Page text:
BTW, There is Something Called the Internet
Another deficiency that condemns the life insurance industry to remain mired in the past is its inability or unwillingness to invest in the use of strategic technology. Banks and investment firms are light-years ahead of the insurance industry in adopting interactive technology to simplify and improve customer service, enhance support of distribution, increase productivity and reduce costs.
Technology exists today that would allow life insurance companies to create a “virtual home office.” By using available technology such as the Internet, social networking, online forums, iPads and interactive networking, companies could create an environment that would significantly enhance the services and support available to customers and the distribution system; not to mention increased productivity, improved credibility and reduced costs for the companies. While companies give lip service to technology, they doggedly cling to the “legacy systems” of the past. This attitude is clearly out of step with the experiences, needs and wants of the modern consumer who is becoming more and more accustomed to and expecting to do business online. This is but one more example of the life insurance industry being more committed to the past than the future.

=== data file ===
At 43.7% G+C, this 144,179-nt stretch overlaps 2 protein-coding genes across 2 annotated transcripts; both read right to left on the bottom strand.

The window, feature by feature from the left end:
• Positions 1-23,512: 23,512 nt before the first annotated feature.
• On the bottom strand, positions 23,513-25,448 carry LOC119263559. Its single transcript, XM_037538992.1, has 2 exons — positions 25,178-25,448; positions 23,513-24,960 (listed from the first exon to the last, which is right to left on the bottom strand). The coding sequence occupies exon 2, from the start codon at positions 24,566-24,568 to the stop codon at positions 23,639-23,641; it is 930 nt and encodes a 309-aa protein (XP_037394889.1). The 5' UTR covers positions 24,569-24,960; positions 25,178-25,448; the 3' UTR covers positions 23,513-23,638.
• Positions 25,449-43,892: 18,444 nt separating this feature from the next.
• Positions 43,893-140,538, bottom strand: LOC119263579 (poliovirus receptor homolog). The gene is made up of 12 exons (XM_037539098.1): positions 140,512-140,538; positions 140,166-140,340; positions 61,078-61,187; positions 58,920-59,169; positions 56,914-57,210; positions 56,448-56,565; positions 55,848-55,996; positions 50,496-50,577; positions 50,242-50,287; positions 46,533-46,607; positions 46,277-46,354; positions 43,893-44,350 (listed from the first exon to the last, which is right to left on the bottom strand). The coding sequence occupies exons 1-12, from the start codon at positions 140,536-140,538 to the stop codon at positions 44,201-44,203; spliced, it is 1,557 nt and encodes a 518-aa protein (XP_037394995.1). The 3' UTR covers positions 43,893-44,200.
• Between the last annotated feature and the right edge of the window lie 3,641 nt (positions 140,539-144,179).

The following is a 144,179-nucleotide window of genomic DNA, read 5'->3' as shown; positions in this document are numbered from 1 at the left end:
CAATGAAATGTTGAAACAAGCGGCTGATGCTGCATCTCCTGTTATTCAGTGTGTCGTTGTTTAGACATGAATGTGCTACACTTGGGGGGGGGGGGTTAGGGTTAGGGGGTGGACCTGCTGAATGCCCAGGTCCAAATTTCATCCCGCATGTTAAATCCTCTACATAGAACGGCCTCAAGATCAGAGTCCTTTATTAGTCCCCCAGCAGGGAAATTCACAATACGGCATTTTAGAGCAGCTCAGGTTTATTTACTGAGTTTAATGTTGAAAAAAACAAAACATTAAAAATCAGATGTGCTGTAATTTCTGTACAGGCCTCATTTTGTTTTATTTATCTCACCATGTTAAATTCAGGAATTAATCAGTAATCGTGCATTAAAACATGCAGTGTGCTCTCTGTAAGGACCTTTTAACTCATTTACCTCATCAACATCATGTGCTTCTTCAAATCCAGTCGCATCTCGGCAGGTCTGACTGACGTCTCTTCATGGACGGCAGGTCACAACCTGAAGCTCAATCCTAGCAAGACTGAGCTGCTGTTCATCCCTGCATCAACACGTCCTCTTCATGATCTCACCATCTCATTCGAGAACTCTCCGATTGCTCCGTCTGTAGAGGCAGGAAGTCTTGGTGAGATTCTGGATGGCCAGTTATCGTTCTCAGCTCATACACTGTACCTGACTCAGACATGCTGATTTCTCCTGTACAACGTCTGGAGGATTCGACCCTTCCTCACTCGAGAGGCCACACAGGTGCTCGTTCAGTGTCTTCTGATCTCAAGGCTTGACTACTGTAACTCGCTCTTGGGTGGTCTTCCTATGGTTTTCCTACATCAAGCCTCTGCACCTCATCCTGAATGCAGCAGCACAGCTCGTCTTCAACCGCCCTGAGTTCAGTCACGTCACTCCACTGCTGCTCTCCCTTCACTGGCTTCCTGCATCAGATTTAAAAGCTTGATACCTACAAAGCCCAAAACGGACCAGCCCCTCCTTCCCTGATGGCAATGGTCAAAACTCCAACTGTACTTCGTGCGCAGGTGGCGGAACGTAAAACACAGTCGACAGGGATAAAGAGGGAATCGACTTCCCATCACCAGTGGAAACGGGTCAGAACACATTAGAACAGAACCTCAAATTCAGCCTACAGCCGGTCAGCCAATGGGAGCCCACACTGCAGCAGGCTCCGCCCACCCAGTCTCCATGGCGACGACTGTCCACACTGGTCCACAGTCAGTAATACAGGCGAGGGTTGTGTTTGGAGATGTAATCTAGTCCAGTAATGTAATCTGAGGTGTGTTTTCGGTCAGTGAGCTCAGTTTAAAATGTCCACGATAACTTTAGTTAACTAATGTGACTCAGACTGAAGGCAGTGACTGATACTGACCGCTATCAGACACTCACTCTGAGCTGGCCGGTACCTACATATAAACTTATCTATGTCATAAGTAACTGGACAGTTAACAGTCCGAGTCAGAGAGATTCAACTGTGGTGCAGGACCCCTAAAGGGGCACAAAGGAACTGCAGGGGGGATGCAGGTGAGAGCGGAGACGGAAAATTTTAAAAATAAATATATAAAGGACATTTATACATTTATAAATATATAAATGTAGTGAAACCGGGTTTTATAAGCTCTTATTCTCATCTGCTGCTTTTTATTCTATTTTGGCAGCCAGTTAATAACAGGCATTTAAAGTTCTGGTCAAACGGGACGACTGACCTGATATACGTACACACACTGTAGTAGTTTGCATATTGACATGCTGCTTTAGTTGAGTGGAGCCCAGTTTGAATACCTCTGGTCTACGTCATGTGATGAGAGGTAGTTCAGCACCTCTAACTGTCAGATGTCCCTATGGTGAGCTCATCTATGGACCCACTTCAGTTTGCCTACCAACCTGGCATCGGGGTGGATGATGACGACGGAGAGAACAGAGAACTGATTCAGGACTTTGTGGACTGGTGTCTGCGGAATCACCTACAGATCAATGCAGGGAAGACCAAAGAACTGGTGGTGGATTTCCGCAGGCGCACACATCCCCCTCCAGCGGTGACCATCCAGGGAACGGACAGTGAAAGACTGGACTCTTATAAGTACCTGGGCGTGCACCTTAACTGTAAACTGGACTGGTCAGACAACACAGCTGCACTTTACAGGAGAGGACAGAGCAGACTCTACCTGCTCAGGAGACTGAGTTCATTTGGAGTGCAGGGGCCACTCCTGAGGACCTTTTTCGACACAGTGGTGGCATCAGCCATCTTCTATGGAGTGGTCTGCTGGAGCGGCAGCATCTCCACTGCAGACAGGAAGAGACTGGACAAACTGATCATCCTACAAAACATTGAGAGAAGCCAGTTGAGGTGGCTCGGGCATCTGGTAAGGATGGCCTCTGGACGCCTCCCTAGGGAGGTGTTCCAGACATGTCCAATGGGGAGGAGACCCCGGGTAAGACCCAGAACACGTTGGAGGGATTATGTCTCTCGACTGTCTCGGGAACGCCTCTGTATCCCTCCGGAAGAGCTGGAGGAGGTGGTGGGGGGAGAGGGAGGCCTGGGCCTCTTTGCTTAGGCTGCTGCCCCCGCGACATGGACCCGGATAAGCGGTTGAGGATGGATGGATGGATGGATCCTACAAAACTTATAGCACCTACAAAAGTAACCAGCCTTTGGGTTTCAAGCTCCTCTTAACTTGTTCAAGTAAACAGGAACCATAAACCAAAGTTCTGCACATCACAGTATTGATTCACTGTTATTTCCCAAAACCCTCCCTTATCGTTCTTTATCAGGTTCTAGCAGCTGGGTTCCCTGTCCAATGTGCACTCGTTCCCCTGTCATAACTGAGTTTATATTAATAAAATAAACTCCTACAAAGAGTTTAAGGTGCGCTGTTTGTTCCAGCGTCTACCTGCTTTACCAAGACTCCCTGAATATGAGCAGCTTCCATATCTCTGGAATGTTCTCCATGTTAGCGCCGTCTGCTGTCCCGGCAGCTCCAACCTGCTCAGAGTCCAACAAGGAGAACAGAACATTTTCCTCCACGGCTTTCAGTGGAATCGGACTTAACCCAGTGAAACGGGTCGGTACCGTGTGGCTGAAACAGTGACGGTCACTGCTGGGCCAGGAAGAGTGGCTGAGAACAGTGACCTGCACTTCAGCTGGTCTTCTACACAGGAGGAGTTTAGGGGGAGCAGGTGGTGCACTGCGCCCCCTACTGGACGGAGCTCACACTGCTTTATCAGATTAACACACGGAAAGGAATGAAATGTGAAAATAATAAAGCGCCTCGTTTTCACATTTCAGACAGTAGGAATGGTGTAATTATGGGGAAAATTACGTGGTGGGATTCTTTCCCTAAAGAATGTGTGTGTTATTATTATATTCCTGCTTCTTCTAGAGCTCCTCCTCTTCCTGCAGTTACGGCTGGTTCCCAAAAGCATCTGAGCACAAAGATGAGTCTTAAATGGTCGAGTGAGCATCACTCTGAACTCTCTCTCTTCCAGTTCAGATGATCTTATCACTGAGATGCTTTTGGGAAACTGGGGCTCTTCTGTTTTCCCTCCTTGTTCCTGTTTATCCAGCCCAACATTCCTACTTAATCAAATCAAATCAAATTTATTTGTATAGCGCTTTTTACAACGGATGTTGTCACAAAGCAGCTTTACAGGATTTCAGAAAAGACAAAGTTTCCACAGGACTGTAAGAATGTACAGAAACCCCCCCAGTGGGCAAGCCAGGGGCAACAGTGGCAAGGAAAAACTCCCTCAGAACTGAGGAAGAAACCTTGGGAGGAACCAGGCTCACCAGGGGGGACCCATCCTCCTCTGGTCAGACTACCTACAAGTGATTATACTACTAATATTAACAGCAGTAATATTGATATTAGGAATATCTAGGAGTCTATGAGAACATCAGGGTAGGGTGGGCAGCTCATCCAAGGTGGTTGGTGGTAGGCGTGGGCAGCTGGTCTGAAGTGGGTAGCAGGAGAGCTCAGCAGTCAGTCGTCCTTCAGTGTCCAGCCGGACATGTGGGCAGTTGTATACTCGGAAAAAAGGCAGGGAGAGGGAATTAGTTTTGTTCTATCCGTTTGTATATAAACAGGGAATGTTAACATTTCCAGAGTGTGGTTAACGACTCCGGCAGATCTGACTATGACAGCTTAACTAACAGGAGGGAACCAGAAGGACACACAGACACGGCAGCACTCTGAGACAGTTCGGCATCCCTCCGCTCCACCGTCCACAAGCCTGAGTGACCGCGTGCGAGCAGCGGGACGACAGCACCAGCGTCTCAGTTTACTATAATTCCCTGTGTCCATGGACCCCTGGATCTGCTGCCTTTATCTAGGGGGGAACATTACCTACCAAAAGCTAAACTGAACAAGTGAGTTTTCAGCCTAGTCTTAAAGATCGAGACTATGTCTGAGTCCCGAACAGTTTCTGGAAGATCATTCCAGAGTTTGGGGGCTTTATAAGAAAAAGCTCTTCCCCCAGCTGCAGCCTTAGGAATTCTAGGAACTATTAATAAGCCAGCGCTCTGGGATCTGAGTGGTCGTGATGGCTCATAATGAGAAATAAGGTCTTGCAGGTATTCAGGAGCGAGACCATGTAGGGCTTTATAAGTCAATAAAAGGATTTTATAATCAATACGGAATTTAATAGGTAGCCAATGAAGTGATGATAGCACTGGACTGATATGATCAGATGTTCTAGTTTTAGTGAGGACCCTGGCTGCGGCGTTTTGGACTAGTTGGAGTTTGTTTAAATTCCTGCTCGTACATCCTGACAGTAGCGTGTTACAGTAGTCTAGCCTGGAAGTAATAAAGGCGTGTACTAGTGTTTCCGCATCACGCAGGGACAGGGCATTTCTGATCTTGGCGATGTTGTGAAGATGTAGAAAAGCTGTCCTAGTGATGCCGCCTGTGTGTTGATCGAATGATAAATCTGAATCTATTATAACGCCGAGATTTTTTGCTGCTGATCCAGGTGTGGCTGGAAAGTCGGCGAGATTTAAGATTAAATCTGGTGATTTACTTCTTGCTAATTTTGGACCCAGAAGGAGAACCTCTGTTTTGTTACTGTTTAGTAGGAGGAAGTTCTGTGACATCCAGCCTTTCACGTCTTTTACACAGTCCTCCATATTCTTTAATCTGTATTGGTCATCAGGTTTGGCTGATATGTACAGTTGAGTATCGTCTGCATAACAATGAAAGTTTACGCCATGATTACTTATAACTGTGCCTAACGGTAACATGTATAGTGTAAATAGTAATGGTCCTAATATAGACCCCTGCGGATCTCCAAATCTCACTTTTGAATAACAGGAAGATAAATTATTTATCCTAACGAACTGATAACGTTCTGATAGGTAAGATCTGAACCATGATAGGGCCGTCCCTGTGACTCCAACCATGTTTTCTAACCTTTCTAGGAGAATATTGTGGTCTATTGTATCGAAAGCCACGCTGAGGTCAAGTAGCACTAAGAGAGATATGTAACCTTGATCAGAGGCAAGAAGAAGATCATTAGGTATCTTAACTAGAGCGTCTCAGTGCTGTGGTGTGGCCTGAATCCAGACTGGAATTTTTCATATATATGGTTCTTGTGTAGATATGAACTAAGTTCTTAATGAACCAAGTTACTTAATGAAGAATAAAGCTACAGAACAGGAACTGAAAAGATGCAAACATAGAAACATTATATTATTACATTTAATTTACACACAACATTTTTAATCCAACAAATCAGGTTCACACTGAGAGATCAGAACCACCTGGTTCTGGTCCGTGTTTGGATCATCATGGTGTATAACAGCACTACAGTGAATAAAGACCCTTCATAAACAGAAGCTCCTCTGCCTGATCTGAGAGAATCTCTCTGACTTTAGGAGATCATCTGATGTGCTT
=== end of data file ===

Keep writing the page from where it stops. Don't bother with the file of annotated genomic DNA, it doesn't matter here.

And the Moral of the Story …
This is not the same old world of life insurance industry glory and selling the same old story simply will not sell. No matter how many dirty little tricks or secrets the industry may embrace in an effort to mask the reality of the industry’s health, they will ultimately fail. Only when the industry openly acknowledges its problems, recognizes it is out of step with the needs and wants of the consumer and takes aggressive actions to innovate products, build the quality of its distribution system and embrace modern technology will it have any chance to remain relevant in the future. Unfortunately, while most dream about the future, the life insurance industry continues to dream about the past.